12.6. Or and And Problems


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1 12.6 Or and And Problems
2 Or Problems P(A or B) = P(A) + P(B) P(A and B) Example: Each of the numbers 1, 2, 3, 4, 5, 6, 7, 8, 9, and 10 is written on a separate piece of paper. The 10 pieces of paper are then placed in a bowl and one is randomly selected. Find the probability that the piece of paper selected contains an even number or a number greater than 5.
3 Solution P(A or B) = P(A) + P(B) P(A and B) even or even and P = P(even) + P(greater 5) greater than 5 greater than = = 10 Thus, the probability of selecting an even number or a number greater than 5 is 7/10.
4 Example Each of the numbers 1, 2, 3, 4, 5, 6, 7, 8, 9, and 10 is written on a separate piece of paper. The 10 pieces of paper are then placed in a bowl and one is randomly selected. Find the probability that the piece of paper selected contains a number less than 3 or a number greater than 7.
5 Solution 2 P (less than 3) = 10 P (greater than 7) = 3 10 There are no numbers that are both less than 3 and greater than 7. Therefore, = =
6 Mutually Exclusive Two events A and B are mutually exclusive if it is impossible for both events to occur simultaneously.
7 Example One card is selected from a standard deck of playing cards. Determine the probability of the following events. a) selecting a 3 or a jack b) selecting a jack or a heart c) selecting a picture card or a red card d) selecting a red card or a black card
8 Solutions a) 3 or a jack 4 4 P(3) + P(jack) = = = b) jack or a heart jack and P(jack) + P(heart) P = + heart = = 52 13
9 Solutions continued c) picture card or red card picture & P(picture) + P(red) P = + red card = = d) red card or black card P(red) + P(black) = = = 1 52
10 Independent Events Event A and Event B are independent events if the occurrence of either event in no way affects the probability of the occurrence of the other event. Experiments done with replacement will result in independent events, and those done without replacement will result in dependent events.
11 And Problems If A and B are independent, P(A and B) = P(A) P(B) Example: Two cards are to be selected with replacement from a deck of cards. Find the probability that two red cards will P( A) P( B) = P( red) P( red) be selected = = = 2 2 4
12 Example Two cards are to be selected without replacement from a deck of cards. Find the probability that two red cards will be selected. PA ( ) PB ( ) = Pred ( ) Pred ( ) = = =
13 Example A package of 30 tulip bulbs contains 14 bulbs for red flowers, 10 for yellow flowers, and 6 for pink flowers. Three bulbs are randomly selected and planted. Find the probability of each of the following. All three bulbs will produce pink flowers. The first bulb selected will produce a red flower, the second will produce a yellow flower and the third will produce a red flower. None of the bulbs will produce a yellow flower. At least one will produce yellow flowers.
14 Solution 30 tulip bulbs, 14 bulbs for red flowers, 10 for yellow flowers, and 6 for pink flowers. All three bulbs will produce pink flowers. P( 3 pink ) = P(pink 1) P(pink 2) P(pink 3) = = 1 203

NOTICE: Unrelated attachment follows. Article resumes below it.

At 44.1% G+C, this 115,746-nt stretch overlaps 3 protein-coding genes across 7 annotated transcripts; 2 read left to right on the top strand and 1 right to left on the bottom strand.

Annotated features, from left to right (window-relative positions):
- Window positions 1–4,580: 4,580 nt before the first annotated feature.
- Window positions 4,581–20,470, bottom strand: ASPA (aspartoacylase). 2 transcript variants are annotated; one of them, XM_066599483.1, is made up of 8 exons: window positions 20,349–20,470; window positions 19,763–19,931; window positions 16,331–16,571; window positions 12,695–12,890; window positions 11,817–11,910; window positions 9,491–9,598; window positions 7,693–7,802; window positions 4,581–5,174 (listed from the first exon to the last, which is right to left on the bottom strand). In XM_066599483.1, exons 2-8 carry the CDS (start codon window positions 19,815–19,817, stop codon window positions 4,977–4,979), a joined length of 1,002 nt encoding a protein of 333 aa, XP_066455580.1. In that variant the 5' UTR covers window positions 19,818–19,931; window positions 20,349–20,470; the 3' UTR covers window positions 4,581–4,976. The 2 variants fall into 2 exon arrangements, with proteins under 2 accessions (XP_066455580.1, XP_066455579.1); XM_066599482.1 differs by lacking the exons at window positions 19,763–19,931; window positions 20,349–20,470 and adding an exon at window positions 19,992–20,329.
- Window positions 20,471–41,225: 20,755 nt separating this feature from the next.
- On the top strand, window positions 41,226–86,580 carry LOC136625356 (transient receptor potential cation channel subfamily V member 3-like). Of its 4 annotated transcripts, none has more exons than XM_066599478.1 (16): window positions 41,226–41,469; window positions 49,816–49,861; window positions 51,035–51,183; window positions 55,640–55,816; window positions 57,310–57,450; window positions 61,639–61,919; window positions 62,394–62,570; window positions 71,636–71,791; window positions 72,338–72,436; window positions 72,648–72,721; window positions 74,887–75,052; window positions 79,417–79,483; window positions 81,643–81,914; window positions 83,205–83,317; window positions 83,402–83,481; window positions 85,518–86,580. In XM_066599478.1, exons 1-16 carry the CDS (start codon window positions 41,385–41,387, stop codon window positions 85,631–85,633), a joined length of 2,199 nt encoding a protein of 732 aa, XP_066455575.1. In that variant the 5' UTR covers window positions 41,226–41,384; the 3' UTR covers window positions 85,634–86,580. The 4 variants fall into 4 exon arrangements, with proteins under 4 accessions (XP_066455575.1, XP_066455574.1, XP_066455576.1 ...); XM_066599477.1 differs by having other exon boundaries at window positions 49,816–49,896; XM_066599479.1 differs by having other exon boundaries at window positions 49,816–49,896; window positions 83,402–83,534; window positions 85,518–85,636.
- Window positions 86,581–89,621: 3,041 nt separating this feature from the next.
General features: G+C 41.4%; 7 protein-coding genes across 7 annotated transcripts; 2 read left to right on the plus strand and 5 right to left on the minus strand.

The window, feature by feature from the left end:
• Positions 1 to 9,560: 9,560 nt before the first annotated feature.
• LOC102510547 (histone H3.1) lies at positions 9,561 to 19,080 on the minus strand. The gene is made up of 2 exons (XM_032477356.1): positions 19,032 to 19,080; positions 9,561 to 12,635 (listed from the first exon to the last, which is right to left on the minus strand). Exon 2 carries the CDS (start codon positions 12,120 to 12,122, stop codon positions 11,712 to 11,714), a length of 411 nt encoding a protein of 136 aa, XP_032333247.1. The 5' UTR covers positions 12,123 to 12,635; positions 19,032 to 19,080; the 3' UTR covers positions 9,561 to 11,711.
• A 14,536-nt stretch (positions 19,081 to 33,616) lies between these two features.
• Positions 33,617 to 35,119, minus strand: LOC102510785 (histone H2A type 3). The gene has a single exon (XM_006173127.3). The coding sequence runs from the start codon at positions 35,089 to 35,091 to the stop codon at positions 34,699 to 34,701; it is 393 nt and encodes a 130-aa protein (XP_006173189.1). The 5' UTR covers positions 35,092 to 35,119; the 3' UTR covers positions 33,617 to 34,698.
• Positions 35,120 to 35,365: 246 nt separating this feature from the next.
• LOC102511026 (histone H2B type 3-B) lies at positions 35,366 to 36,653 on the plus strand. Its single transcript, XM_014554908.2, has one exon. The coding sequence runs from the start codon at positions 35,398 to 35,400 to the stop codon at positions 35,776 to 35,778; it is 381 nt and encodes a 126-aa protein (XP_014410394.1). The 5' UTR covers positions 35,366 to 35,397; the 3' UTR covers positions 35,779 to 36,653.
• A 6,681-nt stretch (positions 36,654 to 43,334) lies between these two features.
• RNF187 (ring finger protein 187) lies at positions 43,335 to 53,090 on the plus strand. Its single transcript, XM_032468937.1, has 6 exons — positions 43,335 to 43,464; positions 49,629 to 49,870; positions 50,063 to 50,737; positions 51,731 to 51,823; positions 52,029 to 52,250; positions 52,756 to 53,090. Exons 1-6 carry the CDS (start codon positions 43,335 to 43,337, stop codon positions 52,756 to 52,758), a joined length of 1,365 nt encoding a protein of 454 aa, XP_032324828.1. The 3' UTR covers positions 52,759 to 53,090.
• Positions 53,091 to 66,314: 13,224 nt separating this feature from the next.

15 Solution 30 tulip bulbs, 14 bulbs for red flowers, 0010 for yellow flowers, and 6 for pink flowers. The first bulb selected will produce a red flower, the second will produce a yellow flower and the third will produce a red flower. ( ) P red,yellow,red = P(red) P(yellow) P(red) = =
16 Solution 30 tulip bulbs, 14 bulbs for red flowers, 0010 for yellow flowers, and 6 for pink flowers. None of the bulbs will produce a yellow flower. first not second not third not P( none yellow ) = P P P yellow yellow yellow = =
17 Solution 30 tulip bulbs, 14 bulbs for red flowers, 0010 for yellow flowers, and 6 for pink flowers. At least one will produce yellow flowers. P(at least one yellow) = 1 P(no yellow) 57 = =
18 12.7 Conditional Probability
19 Conditional Probability In general, the probability of event E 2 occurring, given that an event E 1 has happened (or will happen; the relationship does not matter) is called conditional probability and is written P(E 2 E 1 ).
20 Example Given a family of two children, and assuming that boys and girls are equally likely, find the probability that the family has a) two girls. b) two girls if you know that at least one of the children is a girl. c) two girls given that the older child is a girl.
21 Solutions a) two girls There are four possible outcomes BB, BG, GB, and GG. 1 P(2 girls) = 4 b) two girls if you know that at least one of the children is a girl 1 P(both girls at least one is a girl) = 3
22 Solutions continued two girls given that the older child is a girl 1 P(both girls older child is a girl) = 2
23 Conditional Probability For any two events, E 1, and E 2, PE ( E) 2 1 = ne ( and E ) 1 2 ne ( ) 1
24 Example Use the results of the taste test given at a local mall. If one person from the sample is selected at random, find the probability the person selected Prefers Peppermint Prefers Wintergreen Total Men Women Total
25 Example continued a) prefers peppermint P (peppermint) = b) is a woman P (woman) =
26 Example continued c) prefers peppermint, given that a woman is selected P (peppermint woman) = = d) is a man, given that the person prefers wintergreen 55 P (man wintergreen) = 127
27 Next Steps Read all examples in the text for the corresponding sections. Homework problems from text: 12.6,p.705: 2743,odds; 6366, all 12.7, p. 710: 523, odds;4752, all; 6570, all Do Online Homework Do online quiz after finishing homework for both sections
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